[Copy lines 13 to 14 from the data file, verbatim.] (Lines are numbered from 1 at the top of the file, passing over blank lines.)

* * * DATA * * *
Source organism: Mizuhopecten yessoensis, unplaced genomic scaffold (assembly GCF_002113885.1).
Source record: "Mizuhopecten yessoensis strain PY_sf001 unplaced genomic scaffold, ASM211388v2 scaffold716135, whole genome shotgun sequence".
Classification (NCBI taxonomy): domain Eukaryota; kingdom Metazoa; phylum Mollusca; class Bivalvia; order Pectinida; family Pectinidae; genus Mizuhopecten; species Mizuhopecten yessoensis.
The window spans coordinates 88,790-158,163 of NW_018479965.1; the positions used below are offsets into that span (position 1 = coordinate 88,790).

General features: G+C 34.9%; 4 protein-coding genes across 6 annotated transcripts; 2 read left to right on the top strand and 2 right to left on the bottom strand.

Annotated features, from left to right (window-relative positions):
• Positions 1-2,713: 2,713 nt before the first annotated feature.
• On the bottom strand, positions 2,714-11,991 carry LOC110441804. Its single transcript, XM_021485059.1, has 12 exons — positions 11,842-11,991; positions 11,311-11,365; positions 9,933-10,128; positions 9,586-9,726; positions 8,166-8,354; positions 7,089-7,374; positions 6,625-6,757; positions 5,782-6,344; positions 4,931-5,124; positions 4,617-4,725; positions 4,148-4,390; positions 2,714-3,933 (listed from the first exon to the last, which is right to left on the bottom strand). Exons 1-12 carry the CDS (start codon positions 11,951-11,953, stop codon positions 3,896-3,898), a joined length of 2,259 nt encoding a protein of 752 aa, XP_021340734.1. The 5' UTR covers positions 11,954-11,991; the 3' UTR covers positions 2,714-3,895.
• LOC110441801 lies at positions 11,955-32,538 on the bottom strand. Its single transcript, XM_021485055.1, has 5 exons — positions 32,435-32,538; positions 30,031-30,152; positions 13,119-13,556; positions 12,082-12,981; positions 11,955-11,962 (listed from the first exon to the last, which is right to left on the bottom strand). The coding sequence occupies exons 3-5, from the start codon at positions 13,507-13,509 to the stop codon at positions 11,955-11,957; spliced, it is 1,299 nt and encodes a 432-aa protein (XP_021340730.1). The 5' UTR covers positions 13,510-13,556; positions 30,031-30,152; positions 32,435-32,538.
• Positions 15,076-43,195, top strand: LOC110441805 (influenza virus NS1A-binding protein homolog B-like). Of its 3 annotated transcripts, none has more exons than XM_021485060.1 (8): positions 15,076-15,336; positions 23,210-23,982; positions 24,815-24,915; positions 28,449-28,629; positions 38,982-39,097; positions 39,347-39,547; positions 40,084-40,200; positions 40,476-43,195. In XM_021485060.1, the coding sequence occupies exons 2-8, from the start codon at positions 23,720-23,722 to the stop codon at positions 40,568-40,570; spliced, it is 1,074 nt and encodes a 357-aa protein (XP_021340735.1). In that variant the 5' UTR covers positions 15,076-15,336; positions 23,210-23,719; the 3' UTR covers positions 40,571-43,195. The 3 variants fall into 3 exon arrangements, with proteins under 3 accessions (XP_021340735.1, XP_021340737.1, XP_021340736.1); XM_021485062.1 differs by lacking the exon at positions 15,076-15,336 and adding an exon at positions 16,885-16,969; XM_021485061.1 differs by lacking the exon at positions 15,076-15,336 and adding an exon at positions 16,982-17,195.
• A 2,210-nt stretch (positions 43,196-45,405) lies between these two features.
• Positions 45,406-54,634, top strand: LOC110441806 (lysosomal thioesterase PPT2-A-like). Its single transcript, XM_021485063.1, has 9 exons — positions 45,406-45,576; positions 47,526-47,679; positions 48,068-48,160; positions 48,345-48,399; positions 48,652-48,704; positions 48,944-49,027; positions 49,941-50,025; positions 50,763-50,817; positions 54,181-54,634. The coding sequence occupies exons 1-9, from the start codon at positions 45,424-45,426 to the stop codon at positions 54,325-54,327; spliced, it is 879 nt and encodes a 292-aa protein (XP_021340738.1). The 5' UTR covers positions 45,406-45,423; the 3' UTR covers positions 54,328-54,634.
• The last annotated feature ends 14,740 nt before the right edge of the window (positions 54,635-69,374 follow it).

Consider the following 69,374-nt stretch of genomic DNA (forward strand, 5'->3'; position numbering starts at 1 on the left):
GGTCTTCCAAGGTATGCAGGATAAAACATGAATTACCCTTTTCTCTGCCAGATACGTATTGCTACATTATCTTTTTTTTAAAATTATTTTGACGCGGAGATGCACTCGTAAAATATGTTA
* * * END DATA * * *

• The last annotated feature ends 14,740 nt before the right edge of the window (positions 54,635-69,374 follow it).

Consider the following 69,374-nt stretch of genomic DNA (forward strand, 5'->3'; position numbering starts at 1 on the left):